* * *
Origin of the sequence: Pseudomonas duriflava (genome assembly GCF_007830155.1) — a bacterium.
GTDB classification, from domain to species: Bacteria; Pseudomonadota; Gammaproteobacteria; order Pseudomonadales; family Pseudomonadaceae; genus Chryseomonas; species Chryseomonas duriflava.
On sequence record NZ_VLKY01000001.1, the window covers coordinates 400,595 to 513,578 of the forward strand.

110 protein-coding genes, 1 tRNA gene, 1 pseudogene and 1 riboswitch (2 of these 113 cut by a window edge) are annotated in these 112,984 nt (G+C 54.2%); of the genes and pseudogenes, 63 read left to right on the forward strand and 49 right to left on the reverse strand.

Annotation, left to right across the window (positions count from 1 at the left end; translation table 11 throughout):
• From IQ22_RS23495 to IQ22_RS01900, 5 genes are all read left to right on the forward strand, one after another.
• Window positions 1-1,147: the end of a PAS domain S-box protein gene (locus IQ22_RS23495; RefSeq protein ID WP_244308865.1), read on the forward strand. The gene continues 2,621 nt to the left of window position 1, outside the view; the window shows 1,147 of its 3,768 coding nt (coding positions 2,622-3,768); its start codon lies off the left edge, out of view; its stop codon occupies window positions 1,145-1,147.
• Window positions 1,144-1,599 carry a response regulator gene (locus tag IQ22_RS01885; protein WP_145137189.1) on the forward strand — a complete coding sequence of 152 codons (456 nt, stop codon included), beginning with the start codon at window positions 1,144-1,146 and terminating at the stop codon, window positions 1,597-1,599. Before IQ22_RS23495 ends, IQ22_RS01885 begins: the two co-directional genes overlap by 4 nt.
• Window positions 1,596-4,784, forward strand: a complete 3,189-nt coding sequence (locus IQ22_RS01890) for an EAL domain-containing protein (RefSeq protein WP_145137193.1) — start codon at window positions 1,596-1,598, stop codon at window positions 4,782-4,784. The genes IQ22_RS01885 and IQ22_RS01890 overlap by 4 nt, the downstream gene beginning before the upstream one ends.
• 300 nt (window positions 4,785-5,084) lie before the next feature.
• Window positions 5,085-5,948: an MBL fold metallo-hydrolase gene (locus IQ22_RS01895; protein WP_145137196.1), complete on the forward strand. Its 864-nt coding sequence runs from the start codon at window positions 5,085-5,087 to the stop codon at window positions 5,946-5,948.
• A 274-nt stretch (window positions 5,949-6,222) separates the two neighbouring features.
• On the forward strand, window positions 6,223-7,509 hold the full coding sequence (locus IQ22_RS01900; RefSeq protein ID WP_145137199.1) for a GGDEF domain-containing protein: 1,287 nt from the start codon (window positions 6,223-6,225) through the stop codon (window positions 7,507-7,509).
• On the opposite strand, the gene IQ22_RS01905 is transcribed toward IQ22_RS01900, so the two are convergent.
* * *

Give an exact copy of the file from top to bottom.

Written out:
Origin of the sequence: Pseudomonas duriflava (genome assembly GCF_007830155.1) — a bacterium.
GTDB classification, from domain to species: Bacteria; Pseudomonadota; Gammaproteobacteria; order Pseudomonadales; family Pseudomonadaceae; genus Chryseomonas; species Chryseomonas duriflava.
On sequence record NZ_VLKY01000001.1, the window covers coordinates 400,595 to 513,578 of the forward strand.

110 protein-coding genes, 1 tRNA gene, 1 pseudogene and 1 riboswitch (2 of these 113 cut by a window edge) are annotated in these 112,984 nt (G+C 54.2%); of the genes and pseudogenes, 63 read left to right on the forward strand and 49 right to left on the reverse strand.

Annotation, left to right across the window (positions count from 1 at the left end; translation table 11 throughout):
• From IQ22_RS23495 to IQ22_RS01900, 5 genes are all read left to right on the forward strand, one after another.
• Window positions 1-1,147: the end of a PAS domain S-box protein gene (locus IQ22_RS23495; RefSeq protein ID WP_244308865.1), read on the forward strand. The gene continues 2,621 nt to the left of window position 1, outside the view; the window shows 1,147 of its 3,768 coding nt (coding positions 2,622-3,768); its start codon lies off the left edge, out of view; its stop codon occupies window positions 1,145-1,147.
• Window positions 1,144-1,599 carry a response regulator gene (locus tag IQ22_RS01885; protein WP_145137189.1) on the forward strand — a complete coding sequence of 152 codons (456 nt, stop codon included), beginning with the start codon at window positions 1,144-1,146 and terminating at the stop codon, window positions 1,597-1,599. Before IQ22_RS23495 ends, IQ22_RS01885 begins: the two co-directional genes overlap by 4 nt.
• Window positions 1,596-4,784, forward strand: a complete 3,189-nt coding sequence (locus IQ22_RS01890) for an EAL domain-containing protein (RefSeq protein WP_145137193.1) — start codon at window positions 1,596-1,598, stop codon at window positions 4,782-4,784. The genes IQ22_RS01885 and IQ22_RS01890 overlap by 4 nt, the downstream gene beginning before the upstream one ends.
• 300 nt (window positions 4,785-5,084) lie before the next feature.
• Window positions 5,085-5,948: an MBL fold metallo-hydrolase gene (locus IQ22_RS01895; protein WP_145137196.1), complete on the forward strand. Its 864-nt coding sequence runs from the start codon at window positions 5,085-5,087 to the stop codon at window positions 5,946-5,948.
• A 274-nt stretch (window positions 5,949-6,222) separates the two neighbouring features.
• On the forward strand, window positions 6,223-7,509 hold the full coding sequence (locus IQ22_RS01900; RefSeq protein ID WP_145137199.1) for a GGDEF domain-containing protein: 1,287 nt from the start codon (window positions 6,223-6,225) through the stop codon (window positions 7,507-7,509).
• On the opposite strand, the gene IQ22_RS01905 is transcribed toward IQ22_RS01900, so the two are convergent.